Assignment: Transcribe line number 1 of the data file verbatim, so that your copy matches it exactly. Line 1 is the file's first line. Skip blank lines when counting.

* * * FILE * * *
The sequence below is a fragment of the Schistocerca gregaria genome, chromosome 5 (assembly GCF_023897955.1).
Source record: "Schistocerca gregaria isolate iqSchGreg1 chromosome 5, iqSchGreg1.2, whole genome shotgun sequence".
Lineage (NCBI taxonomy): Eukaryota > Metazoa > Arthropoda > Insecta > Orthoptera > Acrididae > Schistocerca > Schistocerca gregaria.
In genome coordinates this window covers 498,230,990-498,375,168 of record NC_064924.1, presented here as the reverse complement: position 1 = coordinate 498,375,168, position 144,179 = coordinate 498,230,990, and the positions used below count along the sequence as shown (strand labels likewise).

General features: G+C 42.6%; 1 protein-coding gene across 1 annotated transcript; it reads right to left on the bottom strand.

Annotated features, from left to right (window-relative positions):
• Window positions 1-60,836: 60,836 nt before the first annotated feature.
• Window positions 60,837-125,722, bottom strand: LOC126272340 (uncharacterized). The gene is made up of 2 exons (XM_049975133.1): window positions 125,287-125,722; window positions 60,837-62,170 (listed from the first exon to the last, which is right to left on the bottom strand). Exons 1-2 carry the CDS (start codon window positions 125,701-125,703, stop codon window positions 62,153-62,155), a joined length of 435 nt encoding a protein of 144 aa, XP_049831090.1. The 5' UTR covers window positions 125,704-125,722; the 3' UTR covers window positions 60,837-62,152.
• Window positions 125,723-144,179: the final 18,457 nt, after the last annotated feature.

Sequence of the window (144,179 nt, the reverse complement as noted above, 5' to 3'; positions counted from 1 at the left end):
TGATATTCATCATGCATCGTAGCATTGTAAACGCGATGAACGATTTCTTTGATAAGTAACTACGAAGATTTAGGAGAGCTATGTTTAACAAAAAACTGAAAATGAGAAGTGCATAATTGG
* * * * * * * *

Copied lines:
The sequence below is a fragment of the Schistocerca gregaria genome, chromosome 5 (assembly GCF_023897955.1).